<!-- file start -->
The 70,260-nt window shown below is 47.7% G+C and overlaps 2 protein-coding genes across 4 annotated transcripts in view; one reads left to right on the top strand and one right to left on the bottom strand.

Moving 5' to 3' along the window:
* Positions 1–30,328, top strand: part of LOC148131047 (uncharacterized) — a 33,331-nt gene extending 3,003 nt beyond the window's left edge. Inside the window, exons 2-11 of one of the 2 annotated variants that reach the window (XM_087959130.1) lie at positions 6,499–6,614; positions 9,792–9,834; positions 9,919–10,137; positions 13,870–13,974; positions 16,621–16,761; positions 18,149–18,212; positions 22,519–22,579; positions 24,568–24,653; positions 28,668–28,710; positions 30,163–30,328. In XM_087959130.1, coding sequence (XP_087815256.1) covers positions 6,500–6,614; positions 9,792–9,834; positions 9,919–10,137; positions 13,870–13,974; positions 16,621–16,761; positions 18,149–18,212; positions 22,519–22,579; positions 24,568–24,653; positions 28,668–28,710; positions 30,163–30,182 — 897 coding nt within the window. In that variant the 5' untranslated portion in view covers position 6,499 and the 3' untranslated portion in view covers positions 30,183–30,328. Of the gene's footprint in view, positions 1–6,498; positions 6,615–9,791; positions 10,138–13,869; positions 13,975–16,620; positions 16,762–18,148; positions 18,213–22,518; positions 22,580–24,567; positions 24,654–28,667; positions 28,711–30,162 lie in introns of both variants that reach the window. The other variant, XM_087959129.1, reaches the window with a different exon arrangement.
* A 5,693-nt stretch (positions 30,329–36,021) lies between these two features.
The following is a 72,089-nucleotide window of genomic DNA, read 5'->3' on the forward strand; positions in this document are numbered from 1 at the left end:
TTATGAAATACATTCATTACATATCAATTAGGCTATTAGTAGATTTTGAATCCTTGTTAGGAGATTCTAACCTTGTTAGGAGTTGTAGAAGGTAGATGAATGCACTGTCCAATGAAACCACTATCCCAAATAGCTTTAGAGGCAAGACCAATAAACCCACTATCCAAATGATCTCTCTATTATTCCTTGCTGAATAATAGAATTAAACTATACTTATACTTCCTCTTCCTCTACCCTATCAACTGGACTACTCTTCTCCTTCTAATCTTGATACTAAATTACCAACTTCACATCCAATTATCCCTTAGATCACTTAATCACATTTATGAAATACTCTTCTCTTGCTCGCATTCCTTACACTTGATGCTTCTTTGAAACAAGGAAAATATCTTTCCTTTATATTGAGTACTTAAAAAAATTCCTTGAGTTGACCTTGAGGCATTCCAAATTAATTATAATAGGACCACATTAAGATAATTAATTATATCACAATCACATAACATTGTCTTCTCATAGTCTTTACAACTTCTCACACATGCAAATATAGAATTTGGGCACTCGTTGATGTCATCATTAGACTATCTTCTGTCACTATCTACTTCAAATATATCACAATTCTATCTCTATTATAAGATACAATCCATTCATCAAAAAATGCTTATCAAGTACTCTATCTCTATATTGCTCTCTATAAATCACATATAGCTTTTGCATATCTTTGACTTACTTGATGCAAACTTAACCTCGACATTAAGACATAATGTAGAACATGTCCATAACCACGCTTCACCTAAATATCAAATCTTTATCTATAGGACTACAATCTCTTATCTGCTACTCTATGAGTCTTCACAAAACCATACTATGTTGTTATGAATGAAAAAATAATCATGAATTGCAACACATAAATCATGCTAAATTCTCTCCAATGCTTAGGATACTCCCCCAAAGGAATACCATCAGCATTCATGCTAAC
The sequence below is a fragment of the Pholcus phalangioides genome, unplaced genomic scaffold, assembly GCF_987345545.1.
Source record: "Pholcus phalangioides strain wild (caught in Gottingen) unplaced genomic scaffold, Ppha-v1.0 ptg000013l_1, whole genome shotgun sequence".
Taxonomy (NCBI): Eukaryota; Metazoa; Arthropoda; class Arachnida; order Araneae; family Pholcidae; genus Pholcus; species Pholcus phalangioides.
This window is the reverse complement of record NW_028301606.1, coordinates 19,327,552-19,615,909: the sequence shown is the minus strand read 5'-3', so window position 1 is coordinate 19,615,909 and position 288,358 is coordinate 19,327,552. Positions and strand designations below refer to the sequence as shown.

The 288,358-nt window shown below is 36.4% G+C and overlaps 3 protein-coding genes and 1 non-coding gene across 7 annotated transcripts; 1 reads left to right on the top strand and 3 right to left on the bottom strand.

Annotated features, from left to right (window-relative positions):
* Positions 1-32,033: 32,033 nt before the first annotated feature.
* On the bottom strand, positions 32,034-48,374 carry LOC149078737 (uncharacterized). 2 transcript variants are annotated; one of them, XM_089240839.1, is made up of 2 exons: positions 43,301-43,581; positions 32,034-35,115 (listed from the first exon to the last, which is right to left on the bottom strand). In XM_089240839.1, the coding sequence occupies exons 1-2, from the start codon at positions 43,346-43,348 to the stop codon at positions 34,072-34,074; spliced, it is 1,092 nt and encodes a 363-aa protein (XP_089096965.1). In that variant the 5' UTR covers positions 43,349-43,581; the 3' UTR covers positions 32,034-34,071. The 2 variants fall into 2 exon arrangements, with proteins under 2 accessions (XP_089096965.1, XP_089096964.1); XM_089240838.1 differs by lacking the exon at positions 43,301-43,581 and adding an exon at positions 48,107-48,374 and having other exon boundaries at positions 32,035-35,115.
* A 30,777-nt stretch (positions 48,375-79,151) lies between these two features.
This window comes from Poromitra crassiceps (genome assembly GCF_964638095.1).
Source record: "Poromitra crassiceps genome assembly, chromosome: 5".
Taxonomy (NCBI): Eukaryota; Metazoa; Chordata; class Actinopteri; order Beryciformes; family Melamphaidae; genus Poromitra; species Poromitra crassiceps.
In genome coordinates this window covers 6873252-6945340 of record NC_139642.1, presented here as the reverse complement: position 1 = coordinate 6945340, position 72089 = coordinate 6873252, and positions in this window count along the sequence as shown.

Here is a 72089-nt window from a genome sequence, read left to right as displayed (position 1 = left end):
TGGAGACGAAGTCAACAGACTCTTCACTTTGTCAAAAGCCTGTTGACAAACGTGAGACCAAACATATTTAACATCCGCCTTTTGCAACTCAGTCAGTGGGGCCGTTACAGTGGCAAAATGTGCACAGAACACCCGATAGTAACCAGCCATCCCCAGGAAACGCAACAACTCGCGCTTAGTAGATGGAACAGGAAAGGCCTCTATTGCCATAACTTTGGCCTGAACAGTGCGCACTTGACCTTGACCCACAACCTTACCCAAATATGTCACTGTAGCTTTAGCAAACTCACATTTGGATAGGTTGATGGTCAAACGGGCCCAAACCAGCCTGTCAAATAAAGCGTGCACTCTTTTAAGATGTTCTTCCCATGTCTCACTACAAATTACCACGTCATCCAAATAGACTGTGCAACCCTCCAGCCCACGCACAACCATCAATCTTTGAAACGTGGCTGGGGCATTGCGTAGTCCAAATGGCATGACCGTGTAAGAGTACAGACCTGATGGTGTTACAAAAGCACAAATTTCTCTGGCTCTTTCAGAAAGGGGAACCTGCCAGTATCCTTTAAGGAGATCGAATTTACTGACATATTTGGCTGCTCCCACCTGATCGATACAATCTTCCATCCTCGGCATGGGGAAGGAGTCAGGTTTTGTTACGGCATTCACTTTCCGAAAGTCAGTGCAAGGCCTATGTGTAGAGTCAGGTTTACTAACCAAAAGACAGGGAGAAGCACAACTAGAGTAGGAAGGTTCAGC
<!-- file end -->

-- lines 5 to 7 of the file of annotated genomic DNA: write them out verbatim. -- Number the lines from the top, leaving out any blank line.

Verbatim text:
The following is a 72,089-nucleotide window of genomic DNA, read 5'->3' on the forward strand; positions in this document are numbered from 1 at the left end:
TTATGAAATACATTCATTACATATCAATTAGGCTATTAGTAGATTTTGAATCCTTGTTAGGAGATTCTAACCTTGTTAGGAGTTGTAGAAGGTAGATGAATGCACTGTCCAATGAAACCACTATCCCAAATAGCTTTAGAGGCAAGACCAATAAACCCACTATCCAAATGATCTCTCTATTATTCCTTGCTGAATAATAGAATTAAACTATACTTATACTTCCTCTTCCTCTACCCTATCAACTGGACTACTCTTCTCCTTCTAATCTTGATACTAAATTACCAACTTCACATCCAATTATCCCTTAGATCACTTAATCACATTTATGAAATACTCTTCTCTTGCTCGCATTCCTTACACTTGATGCTTCTTTGAAACAAGGAAAATATCTTTCCTTTATATTGAGTACTTAAAAAAATTCCTTGAGTTGACCTTGAGGCATTCCAAATTAATTATAATAGGACCACATTAAGATAATTAATTATATCACAATCACATAACATTGTCTTCTCATAGTCTTTACAACTTCTCACACATGCAAATATAGAATTTGGGCACTCGTTGATGTCATCATTAGACTATCTTCTGTCACTATCTACTTCAAATATATCACAATTCTATCTCTATTATAAGATACAATCCATTCATCAAAAAATGCTTATCAAGTACTCTATCTCTATATTGCTCTCTATAAATCACATATAGCTTTTGCATATCTTTGACTTACTTGATGCAAACTTAACCTCGACATTAAGACATAATGTAGAACATGTCCATAACCACGCTTCACCTAAATATCAAATCTTTATCTATAGGACTACAATCTCTTATCTGCTACTCTATGAGTCTTCACAAAACCATACTATGTTGTTATGAATGAAAAAATAATCATGAATTGCAACACATAAATCATGCTAAATTCTCTCCAATGCTTAGGATACTCCCCCAAAGGAATACCATCAGCATTCATGCTAAC
The sequence below is a fragment of the Pholcus phalangioides genome, unplaced genomic scaffold, assembly GCF_987345545.1.